In all sense of the word, 29-year-old Brittany Maynard is courageous. She has spent her life running half-marathons, exploring Southeast Asia, and has even climbed Mount Kilimanjaro.
Brittany Maynard’s fearless attitude is just as evident in the way she faces death as she has faced life – with courage.
In April, Maynard was given six months to live by her doctor. She has stage 4 gliobastoma, a malignant brain tumor.
On November 1, Maynard plans to end her own life, using medication prescribed to her by her doctor, and she wants the world to know that it’s not suicide.
She says eloquently, “There is not a cell in my body that is suicidal or that wants to die. I want to live. I wish there was a cure for my disease but there’s not.”
As Maynard explains, “My glioblastoma is going to kill me, and that’s out of my control. I’ve discussed with many experts how I would die from it, and it’s a terrible, terrible way to die. Being able to choose to go with dignity is less terrifying.”
Maynard was newly married to husband Dan Diaz, and the couple was actively trying to begin a family, when Maynard began to have horrible headaches. It was then that she learned that she had brain cancer. A few months later, after undergoing brain surgery, the doctors discovered that the tumor had grown even larger, and she was told that, at best, she had six months to live.
Brittany Maynard and her husband were living in San Francisco at the time. After researching what options she had, Maynard came to the difficult, heartbreaking conclusion that aid in dying was her best option. With that decision, she and her entire family moved to Portland in order to allow her to have access to Oregon’s Death With Dignity Act, an act which has been in place since 1997. The Death with Dignity Act states that it “allows terminally-ill Oregonians to end their lives through the voluntary self-administration of lethal medications, expressly prescribed by a physician for that purpose.” Oregon’s Death with Dignity Act has allowed 752 people die with the aid of a physician. Only four other states – Washington, Montana, Vermont, and New Mexico – have similar laws.
Which is why Brittany Maynard, with little time left, has partnered up with with the nonprofit organization Compassion & Choices, an end-of-life choice advocacy organization that is pushing Death with Dignity legislation. Maynard, too, wishes to spend her time fighting to expand these Death with Dignity laws nationwide. Compassion & Choices currently has campaigns in California, Colorado, Connecticut, Massachusetts, and New Jersey. This month, Maynard will give video-taped testimony to the California lawmakers who are considering the legislation.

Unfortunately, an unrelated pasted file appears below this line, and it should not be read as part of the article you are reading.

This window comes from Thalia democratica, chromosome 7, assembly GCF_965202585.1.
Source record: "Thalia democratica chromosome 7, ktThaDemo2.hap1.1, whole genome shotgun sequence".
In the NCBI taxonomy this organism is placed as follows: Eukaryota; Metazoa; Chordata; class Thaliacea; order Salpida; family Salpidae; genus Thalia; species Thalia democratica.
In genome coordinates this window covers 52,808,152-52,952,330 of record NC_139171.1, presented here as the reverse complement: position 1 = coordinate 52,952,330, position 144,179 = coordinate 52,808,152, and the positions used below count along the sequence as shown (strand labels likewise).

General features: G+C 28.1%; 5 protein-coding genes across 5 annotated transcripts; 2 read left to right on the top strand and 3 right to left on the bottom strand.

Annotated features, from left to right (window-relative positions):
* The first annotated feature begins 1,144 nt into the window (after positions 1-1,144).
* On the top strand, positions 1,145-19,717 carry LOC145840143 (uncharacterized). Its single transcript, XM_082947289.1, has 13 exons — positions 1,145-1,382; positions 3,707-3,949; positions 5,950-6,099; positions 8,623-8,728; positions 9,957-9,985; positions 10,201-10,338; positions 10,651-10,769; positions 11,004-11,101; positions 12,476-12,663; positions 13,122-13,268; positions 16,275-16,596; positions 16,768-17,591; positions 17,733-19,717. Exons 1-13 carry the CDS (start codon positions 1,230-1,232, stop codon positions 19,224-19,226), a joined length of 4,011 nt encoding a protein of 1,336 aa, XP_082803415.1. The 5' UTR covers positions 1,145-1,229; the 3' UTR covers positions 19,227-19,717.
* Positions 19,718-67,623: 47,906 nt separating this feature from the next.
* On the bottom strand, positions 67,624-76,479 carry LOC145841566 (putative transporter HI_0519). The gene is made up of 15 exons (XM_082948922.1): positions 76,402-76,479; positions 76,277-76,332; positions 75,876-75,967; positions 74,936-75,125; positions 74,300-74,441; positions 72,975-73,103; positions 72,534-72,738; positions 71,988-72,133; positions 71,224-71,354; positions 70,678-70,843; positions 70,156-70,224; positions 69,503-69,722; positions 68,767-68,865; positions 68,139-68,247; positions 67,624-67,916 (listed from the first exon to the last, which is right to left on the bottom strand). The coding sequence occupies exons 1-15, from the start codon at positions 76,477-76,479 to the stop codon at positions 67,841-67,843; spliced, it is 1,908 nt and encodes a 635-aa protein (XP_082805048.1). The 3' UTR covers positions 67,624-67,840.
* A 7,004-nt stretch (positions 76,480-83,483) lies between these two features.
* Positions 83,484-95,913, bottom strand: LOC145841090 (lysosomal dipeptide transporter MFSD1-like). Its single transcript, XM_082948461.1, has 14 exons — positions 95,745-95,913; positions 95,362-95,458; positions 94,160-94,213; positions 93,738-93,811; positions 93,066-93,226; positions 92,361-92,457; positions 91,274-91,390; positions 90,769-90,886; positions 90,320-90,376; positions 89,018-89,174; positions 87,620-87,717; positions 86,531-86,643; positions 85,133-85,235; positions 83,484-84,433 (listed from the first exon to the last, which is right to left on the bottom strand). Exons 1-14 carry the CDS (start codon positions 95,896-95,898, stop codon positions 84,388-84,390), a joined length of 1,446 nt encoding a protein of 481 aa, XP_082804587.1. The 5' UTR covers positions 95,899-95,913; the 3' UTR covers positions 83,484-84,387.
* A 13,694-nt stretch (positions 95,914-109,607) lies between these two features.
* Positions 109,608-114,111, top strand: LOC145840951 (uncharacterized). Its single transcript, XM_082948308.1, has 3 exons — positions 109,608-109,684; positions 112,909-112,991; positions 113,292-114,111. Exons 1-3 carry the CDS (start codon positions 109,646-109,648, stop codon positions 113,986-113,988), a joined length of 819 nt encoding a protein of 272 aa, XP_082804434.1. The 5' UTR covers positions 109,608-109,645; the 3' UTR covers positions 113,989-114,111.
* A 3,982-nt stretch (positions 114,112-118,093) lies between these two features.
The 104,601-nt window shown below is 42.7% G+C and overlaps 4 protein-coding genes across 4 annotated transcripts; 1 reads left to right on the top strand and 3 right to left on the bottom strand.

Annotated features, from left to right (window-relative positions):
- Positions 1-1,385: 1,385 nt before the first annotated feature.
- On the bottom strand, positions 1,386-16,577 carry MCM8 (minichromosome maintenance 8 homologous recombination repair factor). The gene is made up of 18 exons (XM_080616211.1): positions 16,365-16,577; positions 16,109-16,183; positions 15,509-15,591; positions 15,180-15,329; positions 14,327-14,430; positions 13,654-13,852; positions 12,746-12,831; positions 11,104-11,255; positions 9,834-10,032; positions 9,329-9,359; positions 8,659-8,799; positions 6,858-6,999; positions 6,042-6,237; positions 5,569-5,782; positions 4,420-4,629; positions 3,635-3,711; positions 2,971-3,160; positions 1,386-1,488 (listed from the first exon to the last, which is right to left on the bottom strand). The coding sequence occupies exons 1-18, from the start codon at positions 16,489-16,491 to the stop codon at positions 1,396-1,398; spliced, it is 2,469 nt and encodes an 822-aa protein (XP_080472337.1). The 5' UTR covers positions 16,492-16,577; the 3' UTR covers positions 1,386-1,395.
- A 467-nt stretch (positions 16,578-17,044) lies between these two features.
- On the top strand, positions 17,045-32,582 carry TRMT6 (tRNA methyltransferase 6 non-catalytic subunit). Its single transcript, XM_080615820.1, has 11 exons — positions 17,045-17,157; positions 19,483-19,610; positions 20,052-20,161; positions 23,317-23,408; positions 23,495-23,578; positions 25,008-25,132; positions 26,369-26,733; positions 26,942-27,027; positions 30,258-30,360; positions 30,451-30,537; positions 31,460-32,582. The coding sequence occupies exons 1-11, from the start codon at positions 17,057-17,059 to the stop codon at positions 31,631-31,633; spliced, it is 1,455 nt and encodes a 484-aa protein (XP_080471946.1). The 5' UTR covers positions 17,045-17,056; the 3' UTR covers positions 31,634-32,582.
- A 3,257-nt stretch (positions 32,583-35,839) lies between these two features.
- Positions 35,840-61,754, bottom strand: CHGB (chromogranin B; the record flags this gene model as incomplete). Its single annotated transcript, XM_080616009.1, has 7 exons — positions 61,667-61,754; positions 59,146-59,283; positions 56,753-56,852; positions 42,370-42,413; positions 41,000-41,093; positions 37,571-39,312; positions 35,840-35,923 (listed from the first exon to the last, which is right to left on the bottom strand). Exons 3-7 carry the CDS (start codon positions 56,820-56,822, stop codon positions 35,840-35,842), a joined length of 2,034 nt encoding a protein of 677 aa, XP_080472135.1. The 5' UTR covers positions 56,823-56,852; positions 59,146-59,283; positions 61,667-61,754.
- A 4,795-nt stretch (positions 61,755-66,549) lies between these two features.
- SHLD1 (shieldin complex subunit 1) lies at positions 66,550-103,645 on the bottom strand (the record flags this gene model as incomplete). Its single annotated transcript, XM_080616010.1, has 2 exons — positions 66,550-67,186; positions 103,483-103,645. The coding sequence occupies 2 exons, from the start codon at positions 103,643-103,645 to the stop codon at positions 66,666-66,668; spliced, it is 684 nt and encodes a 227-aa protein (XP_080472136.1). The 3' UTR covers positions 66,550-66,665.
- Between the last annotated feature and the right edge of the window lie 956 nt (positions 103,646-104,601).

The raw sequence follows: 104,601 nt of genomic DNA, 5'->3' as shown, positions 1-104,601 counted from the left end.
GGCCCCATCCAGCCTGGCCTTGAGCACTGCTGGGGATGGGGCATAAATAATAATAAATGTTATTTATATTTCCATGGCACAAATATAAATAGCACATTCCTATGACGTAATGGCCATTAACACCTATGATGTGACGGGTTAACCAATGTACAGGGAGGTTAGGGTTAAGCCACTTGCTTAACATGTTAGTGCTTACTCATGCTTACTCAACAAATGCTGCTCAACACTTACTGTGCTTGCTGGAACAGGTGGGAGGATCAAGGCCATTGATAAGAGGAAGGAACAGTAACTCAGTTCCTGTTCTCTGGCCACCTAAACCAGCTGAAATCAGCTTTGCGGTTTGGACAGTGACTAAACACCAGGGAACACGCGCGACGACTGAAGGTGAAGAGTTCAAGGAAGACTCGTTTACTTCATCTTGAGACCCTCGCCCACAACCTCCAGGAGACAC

Maynard says, “Right now it’s a choice that’s only available to some Americans, which is really unethical. The amount of sacrifice and change my family had to go through in order to get me to legal access to death with dignity – changing our residency, establishing a team of doctors, having a place to live – was profound.”
Maynard believes that everyone who faces the same extremely limited choices she has had to face deserve the same option.
“There’s tons of Americans who don’t have time or the ability or finances,” Maynard says, “and I don’t think that’s right or fair.”
Maynard has been feeling increasingly tired, her headaches have increased, and she now suffers from seizures. But she is holding onto the November 1 date for a simple reason – she wants to celebrate her husband’s birthday, which is on October 30.
Maynard plans to pass away in the bedroom she has shared with her husband, with her mother, stepfather, husband, and best friend at her side.
She sums it up by explaining, “I’m dying, but I’m choosing to suffer less, to put myself through less physical and emotional pain and my family as well.”
[Image via People]